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Space Based Radar (SBR)

The United States deploys many types of radars employing distinctive signal processing technologies. Among these are imaging radars, which can create photograph-like images and identify and track moving targets. Because radars can see through clouds, can operate at night, and are not dependent on energy emitted or reflected by the target, radar reconnaissance satellite systems will be able to gather information of a type and under conditions that cannot be duplicated by other types of reconnaissance satellite systems.

Space-based radars will be substantially different from radars used on airborne platforms. Space-based radars can provide information about geographic areas that are inaccessible to aircraft and allow reconnaissance of a particular geographic area for a longer period of time. The development and production of space-based radar is more challenging than other types of radar systems, because of the strict weight, size, and power limitations imposed by the satellite and launch vehicles, and the extreme thermal, radiation, and vibration conditions created during launch and exposure to the space environment. Space-based radars also must be able to gather and transmit information over very large distances from a fast-moving platform. The radar requirements for SBR will be demanding and will necessitate substantial advances from existing technology.

The Space Based Radar (SBR) mission was to provide worldwide, on-demand, near continuous, surveillance, and reconnaissance for battlespace characterization. It was to provide theater and global users (e.g., strategic, Combatant Commanders) with responsive multi-theater capability to detect, geo-locate, identify, and track surface objects regardless of motion, location, or environmental conditions. The SBR program was focused on maturing technology and developing an Intelligence, Surveillance, and Reconnaissance (ISR) system capable of providing Ground Moving Target Identification (GMTI), Synthetic Aperture Radar (SAR), and Digital Terrain and Elevation Data (DTED) over a large portion of the Earth on a near-continuous basis. By combining SAR, GMTI, and digital terrain elevation data, Space-Based Radar was to be able to track and target stationary or moving combatants in near real time, almost anywhere on earth, at anytime.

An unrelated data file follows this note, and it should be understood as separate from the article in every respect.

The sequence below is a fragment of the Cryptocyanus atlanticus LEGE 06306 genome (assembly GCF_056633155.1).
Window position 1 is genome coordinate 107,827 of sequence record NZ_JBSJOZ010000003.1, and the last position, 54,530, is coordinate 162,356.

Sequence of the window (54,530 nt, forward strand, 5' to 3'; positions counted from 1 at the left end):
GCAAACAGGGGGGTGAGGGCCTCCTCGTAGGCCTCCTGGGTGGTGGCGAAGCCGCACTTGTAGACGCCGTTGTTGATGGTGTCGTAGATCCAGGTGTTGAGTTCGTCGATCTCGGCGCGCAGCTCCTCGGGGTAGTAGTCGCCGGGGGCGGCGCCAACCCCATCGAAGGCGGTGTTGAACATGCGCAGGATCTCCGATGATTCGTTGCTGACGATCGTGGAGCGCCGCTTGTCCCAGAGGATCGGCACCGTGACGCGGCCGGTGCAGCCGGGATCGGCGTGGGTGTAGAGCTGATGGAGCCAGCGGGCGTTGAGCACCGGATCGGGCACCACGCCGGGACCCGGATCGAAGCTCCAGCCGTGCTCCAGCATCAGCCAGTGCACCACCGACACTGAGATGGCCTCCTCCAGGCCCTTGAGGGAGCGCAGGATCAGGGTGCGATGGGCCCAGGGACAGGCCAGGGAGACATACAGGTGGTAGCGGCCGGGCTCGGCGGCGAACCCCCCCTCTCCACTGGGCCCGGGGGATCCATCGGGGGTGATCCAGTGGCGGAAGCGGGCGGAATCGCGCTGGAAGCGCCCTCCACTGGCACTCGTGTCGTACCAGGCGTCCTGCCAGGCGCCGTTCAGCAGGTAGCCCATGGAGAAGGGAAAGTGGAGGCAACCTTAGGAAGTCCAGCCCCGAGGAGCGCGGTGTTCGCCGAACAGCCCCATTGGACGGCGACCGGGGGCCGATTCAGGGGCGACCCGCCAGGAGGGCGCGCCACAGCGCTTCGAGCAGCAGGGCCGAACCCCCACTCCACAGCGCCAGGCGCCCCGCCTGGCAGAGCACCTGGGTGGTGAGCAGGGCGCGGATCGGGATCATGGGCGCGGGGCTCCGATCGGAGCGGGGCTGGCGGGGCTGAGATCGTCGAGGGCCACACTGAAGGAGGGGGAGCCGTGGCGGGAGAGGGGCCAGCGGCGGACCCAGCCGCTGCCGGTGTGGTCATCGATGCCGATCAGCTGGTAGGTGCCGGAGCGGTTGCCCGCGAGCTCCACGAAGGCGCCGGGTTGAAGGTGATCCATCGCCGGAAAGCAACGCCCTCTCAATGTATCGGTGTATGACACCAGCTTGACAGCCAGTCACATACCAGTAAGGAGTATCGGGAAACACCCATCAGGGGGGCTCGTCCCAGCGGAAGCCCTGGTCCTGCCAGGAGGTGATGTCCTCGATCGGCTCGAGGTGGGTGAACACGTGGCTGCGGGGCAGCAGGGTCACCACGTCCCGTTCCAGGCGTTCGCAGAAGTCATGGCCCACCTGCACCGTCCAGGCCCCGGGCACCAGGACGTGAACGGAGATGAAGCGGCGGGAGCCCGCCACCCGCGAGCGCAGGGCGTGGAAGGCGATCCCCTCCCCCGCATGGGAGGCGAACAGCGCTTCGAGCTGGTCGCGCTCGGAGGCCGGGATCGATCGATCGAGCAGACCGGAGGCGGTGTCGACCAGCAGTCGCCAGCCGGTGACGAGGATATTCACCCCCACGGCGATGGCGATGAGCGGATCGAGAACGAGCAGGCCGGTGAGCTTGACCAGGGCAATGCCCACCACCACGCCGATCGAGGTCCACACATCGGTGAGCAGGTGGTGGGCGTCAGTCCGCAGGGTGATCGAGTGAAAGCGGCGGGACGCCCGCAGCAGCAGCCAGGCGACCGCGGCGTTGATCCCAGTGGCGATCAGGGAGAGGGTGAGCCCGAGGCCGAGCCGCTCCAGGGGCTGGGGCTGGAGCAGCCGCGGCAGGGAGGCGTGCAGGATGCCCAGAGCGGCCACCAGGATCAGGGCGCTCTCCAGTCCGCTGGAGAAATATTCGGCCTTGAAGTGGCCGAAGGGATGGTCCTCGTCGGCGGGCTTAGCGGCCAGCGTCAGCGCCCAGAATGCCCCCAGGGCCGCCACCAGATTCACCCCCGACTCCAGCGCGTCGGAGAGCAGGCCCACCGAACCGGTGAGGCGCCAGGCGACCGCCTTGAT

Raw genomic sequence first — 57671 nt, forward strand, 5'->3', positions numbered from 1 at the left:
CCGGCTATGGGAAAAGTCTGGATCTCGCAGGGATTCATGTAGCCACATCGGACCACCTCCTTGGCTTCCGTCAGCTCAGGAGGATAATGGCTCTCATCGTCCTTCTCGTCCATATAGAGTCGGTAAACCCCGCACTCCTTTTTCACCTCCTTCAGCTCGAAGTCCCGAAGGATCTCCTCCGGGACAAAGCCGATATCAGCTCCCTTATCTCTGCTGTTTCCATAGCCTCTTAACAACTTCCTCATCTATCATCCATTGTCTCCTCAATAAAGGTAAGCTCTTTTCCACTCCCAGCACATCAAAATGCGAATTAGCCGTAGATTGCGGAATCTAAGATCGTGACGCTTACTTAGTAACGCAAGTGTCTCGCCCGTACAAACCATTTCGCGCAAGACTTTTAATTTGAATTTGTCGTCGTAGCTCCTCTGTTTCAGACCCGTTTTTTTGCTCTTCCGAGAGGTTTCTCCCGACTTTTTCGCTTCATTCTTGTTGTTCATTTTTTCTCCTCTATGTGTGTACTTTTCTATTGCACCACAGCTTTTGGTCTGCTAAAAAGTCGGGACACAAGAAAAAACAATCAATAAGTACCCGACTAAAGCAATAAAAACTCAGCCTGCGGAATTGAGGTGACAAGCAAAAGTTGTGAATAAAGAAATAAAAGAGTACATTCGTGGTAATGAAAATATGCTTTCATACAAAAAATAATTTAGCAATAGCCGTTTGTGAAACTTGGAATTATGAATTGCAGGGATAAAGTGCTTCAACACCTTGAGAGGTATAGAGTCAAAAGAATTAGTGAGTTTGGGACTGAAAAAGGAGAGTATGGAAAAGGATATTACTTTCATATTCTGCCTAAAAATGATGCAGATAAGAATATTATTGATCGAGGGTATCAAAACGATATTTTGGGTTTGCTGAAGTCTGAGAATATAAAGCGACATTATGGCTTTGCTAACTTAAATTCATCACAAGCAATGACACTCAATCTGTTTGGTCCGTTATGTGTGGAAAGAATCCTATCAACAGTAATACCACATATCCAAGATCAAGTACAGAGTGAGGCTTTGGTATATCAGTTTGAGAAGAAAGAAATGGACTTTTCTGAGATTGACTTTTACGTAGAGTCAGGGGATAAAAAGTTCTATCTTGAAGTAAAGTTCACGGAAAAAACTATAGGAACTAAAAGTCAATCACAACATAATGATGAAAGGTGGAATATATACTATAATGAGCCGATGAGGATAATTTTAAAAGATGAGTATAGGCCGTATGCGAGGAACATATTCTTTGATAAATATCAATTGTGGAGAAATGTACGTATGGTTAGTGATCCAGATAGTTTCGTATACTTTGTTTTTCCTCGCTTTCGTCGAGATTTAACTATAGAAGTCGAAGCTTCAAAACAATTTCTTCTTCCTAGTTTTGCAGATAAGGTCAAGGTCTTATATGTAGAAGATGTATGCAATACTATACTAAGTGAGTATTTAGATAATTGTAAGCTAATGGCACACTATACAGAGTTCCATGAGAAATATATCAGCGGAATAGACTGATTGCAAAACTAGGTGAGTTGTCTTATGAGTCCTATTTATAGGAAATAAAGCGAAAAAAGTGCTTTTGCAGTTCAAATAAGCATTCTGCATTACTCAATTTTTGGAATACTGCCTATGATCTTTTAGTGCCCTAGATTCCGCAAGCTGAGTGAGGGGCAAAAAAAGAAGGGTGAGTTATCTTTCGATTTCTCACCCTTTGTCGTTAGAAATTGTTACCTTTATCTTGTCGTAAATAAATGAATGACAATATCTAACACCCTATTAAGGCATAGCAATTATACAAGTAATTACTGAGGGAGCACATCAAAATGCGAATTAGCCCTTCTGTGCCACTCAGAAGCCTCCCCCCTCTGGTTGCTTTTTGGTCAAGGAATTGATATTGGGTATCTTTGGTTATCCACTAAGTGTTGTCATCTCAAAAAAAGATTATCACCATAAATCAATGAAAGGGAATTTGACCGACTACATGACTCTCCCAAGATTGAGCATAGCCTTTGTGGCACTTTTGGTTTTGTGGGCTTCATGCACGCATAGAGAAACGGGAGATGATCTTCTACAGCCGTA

SBR represented the first time that DOD had taken the lead on developing a major national security space capability with the intelligence community as a partner. Because of this partnership, SBR's acquisition process was more complex than that used for typical DOD programs. While DOD and the intelligence community would use all the data that SBR produces, their priorities differ. DOD's warfighting community was particularly interested in tracking targets moving over land or sea as well as other objects of interest. The intelligence community was more focused on obtaining detailed global imagery and combining it with other data for advanced processing. SBR was expected to meet both needs and be fully integrated with other space and non-space systems, including TCA, which was to transmit SBR's data to receivers in the air, at sea, or on the ground.

The SBR system was a transformational system for the DoD and the Intelligence Community to provide persistent global collection of Intelligence, Surveillance, and Reconnaissance (ISR) products. The system was to have the following core capabilities: collect Surface Moving Target Indication (SMTI), Synthetic Aperture Radar (SAR) imaging, and High-Resolution Terrain Information (HRTI) data; exploit space and ground communications systems to move collected data from space to ground; process and disseminate collected data to support both national and theater BMC3 systems. The system was to incorporate battlefield tasking and control of the system to facilitate near real-time availability of SBR products to the theater. The SBR system would allow military forces a "deep-look" into denied areas of interest, on a non-intrusive basis without risk to personnel or resources. This can be done in the pre-, during, and post-hostility environments not currently available via existing capabilities.